ADDIS ABABA – A nearly three-fourths decline in migration from the East and Horn of Africa regions towards Gulf Council Countries during 2020, indicates data published by the International Organization for Migration (IOM) this week.
IOM’s new study noted that COVID-19 led to a 73 per cent drop in migrants from the Horn of Africa travelling to the Gulf countries through Yemen.
“These findings are significant, especially because African migration through Yemen to the Gulf of Arabia has been high for the past four years—despite security risks in Yemen, which migrants from the region must cross to reach the Kingdom Saudi Arabia and beyond,” the UN Migration agency said.
Despite reduced arrivals in 2020 – due in part to COVID-19 related restrictions—risks increased with more detention, exploitation and forced transfers.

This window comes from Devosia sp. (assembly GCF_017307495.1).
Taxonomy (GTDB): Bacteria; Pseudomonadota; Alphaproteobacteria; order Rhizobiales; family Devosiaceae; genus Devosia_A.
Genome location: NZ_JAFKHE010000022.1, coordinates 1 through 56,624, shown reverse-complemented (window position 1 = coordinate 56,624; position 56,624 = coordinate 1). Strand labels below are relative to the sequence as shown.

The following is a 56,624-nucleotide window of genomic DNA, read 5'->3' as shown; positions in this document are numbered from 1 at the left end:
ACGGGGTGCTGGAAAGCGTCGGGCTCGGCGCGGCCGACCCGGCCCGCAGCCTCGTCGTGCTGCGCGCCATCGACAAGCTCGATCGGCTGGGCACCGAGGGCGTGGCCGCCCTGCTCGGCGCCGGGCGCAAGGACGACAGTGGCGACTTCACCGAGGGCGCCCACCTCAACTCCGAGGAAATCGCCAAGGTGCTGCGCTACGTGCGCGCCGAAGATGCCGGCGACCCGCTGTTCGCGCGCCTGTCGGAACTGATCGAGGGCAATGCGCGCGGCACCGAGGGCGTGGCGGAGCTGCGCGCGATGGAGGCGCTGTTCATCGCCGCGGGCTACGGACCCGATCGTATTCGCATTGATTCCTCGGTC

The study shows that the number of migrants crossing via Yemen from the Horn dropped from a high of 138,213 in 2019 to 37,537 in 2020.
Forced returns from Saudi Arabia were also significantly reduced, passing from nearly 121,000 Ethiopian migrants in 2019 to 37,000 in 2020, according to the study.
Moreover, COVID-19 border closures, which have left thousands of workers stranded, left many workers from IGAD region facing exploitation from people smugglers when trying to get home, according to IOM.
As of September 2020, some 3,000 migrants were stranded within the East and Horn of Africa, in addition to another tens of thousands of other migrants from the region stranded in Yemen.
The UN migration agency is working with and supporting IGAD countries to develop and implement integrated regional approaches to responding to the needs of migrants and other vulnerable mobile groups.
“As the world, including our IGAD region, grapples with the devastating effects of the COVID-19 pandemic, it is indeed timely and appropriate to re-examine Human Mobility particularly in the Context of COVID-19,” said Workeneh Gebeyehu, IGAD Executive Secretary.
Featured Image: A group of migrants from the Horn of Africa arrive in Obock, Djibouti, guided by a local “facilitator”. [Photo File/IOM]